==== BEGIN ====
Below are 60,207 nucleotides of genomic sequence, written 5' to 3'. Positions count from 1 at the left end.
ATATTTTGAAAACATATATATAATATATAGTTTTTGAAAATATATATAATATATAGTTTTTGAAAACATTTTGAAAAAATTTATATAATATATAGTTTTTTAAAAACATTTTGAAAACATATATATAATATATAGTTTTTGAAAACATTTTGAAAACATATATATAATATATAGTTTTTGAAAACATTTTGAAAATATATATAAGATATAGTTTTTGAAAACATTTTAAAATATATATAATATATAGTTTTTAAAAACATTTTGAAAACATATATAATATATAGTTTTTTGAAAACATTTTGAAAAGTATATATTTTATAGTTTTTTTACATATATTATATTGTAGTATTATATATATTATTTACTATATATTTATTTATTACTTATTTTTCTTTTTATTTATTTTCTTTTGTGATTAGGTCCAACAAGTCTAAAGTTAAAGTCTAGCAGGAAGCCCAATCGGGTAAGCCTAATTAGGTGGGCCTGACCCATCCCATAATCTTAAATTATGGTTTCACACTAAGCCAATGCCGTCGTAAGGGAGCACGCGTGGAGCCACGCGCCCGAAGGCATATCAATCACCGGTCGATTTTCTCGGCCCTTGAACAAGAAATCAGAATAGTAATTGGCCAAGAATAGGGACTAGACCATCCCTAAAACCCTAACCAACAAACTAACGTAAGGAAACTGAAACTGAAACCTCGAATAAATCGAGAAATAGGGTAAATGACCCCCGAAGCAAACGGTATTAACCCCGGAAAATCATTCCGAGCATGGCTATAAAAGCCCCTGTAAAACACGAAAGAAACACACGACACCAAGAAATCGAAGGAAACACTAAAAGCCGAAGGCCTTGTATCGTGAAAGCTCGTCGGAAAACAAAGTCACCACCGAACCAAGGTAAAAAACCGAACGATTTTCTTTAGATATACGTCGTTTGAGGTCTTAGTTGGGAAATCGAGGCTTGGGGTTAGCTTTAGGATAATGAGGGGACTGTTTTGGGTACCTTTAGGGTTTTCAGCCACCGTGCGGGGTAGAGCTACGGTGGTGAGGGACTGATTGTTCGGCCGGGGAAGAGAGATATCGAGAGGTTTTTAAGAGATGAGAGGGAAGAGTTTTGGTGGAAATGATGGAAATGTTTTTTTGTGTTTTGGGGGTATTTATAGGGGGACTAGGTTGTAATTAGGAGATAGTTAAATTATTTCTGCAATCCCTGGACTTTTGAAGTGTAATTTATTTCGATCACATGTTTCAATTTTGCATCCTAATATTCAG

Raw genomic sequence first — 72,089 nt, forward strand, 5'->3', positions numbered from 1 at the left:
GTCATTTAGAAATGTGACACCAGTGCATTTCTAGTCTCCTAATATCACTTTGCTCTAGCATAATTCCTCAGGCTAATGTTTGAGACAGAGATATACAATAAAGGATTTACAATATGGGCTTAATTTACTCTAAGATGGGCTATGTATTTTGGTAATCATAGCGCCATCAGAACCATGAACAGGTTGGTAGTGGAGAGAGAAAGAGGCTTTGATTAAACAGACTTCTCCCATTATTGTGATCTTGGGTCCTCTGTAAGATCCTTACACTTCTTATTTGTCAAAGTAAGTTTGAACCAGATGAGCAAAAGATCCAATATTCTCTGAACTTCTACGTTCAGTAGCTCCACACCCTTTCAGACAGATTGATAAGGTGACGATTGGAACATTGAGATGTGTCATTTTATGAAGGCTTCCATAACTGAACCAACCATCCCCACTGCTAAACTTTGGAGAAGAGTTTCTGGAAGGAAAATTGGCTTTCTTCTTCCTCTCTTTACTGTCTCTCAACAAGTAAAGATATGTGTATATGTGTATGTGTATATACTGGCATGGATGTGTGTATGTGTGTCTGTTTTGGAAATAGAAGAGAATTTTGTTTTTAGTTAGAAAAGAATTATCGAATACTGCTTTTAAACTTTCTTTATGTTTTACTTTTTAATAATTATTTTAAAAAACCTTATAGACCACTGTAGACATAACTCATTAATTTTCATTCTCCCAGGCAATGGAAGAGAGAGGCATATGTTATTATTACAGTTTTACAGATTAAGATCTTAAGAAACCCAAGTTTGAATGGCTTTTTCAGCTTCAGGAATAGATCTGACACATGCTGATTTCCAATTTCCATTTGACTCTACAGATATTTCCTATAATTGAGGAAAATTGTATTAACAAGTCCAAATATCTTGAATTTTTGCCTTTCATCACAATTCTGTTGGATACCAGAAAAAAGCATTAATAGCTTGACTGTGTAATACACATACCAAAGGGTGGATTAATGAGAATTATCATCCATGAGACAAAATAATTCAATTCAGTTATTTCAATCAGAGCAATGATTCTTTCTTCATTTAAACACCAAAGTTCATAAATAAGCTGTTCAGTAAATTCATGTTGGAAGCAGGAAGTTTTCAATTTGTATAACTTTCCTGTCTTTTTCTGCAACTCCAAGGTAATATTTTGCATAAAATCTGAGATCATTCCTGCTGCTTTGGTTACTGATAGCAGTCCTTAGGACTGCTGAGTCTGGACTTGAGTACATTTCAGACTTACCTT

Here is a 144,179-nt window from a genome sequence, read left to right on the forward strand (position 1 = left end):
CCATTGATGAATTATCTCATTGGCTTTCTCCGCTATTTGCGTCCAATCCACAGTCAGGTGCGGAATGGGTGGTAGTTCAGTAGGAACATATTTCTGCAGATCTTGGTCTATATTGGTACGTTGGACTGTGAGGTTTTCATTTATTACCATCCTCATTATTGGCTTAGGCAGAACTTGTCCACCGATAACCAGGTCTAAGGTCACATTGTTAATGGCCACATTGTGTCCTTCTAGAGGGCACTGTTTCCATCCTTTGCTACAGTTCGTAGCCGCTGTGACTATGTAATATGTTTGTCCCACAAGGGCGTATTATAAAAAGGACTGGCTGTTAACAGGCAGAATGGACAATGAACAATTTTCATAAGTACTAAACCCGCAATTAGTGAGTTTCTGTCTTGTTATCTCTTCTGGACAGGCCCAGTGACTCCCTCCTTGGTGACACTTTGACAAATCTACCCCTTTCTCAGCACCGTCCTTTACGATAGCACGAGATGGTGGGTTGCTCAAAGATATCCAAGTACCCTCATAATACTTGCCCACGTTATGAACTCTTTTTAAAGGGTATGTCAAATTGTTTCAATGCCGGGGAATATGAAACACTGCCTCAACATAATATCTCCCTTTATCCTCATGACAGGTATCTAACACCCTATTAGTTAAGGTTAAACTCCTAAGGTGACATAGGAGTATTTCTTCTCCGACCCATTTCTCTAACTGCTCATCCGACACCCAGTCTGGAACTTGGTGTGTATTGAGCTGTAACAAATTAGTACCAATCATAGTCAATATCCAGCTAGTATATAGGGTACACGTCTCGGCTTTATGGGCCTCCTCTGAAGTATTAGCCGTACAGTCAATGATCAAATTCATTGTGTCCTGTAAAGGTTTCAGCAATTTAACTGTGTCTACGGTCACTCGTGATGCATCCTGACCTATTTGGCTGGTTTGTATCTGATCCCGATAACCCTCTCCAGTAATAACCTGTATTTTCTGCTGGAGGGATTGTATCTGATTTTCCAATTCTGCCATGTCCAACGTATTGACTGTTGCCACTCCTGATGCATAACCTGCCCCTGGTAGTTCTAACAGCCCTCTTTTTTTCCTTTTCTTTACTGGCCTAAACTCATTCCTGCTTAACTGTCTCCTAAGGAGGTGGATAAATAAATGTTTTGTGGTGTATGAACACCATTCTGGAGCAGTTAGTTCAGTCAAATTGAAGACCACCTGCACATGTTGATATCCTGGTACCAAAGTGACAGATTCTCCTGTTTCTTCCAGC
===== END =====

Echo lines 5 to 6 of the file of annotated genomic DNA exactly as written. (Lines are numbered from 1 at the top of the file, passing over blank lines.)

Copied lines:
Here is a 144,179-nt window from a genome sequence, read left to right on the forward strand (position 1 = left end):
CCATTGATGAATTATCTCATTGGCTTTCTCCGCTATTTGCGTCCAATCCACAGTCAGGTGCGGAATGGGTGGTAGTTCAGTAGGAACATATTTCTGCAGATCTTGGTCTATATTGGTACGTTGGACTGTGAGGTTTTCATTTATTACCATCCTCATTATTGGCTTAGGCAGAACTTGTCCACCGATAACCAGGTCTAAGGTCACATTGTTAATGGCCACATTGTGTCCTTCTAGAGGGCACTGTTTCCATCCTTTGCTACAGTTCGTAGCCGCTGTGACTATGTAATATGTTTGTCCCACAAGGGCGTATTATAAAAAGGACTGGCTGTTAACAGGCAGAATGGACAATGAACAATTTTCATAAGTACTAAACCCGCAATTAGTGAGTTTCTGTCTTGTTATCTCTTCTGGACAGGCCCAGTGACTCCCTCCTTGGTGACACTTTGACAAATCTACCCCTTTCTCAGCACCGTCCTTTACGATAGCACGAGATGGTGGGTTGCTCAAAGATATCCAAGTACCCTCATAATACTTGCCCACGTTATGAACTCTTTTTAAAGGGTATGTCAAATTGTTTCAATGCCGGGGAATATGAAACACTGCCTCAACATAATATCTCCCTTTATCCTCATGACAGGTATCTAACACCCTATTAGTTAAGGTTAAACTCCTAAGGTGACATAGGAGTATTTCTTCTCCGACCCATTTCTCTAACTGCTCATCCGACACCCAGTCTGGAACTTGGTGTGTATTGAGCTGTAACAAATTAGTACCAATCATAGTCAATATCCAGCTAGTATATAGGGTACACGTCTCGGCTTTATGGGCCTCCTCTGAAGTATTAGCCGTACAGTCAATGATCAAATTCATTGTGTCCTGTAAAGGTTTCAGCAATTTAACTGTGTCTACGGTCACTCGTGATGCATCCTGACCTATTTGGCTGGTTTGTATCTGATCCCGATAACCCTCTCCAGTAATAACCTGTATTTTCTGCTGGAGGGATTGTATCTGATTTTCCAATTCTGCCATGTCCAACGTATTGACTGTTGCCACTCCTGATGCATAACCTGCCCCTGGTAGTTCTAACAGCCCTCTTTTTTTCCTTTTCTTTACTGGCCTAAACTCATTCCTGCTTAACTGTCTCCTAAGGAGGTGGATAAATAAATGTTTTGTGGTGTATGAACACCATTCTGGAGCAGTTAGTTCAGTCAAATTGAAGACCACCTGCACATGTTGATATCCTGGTACCAAAGTGACAGATTCTCCTGTTTCTTCCAGC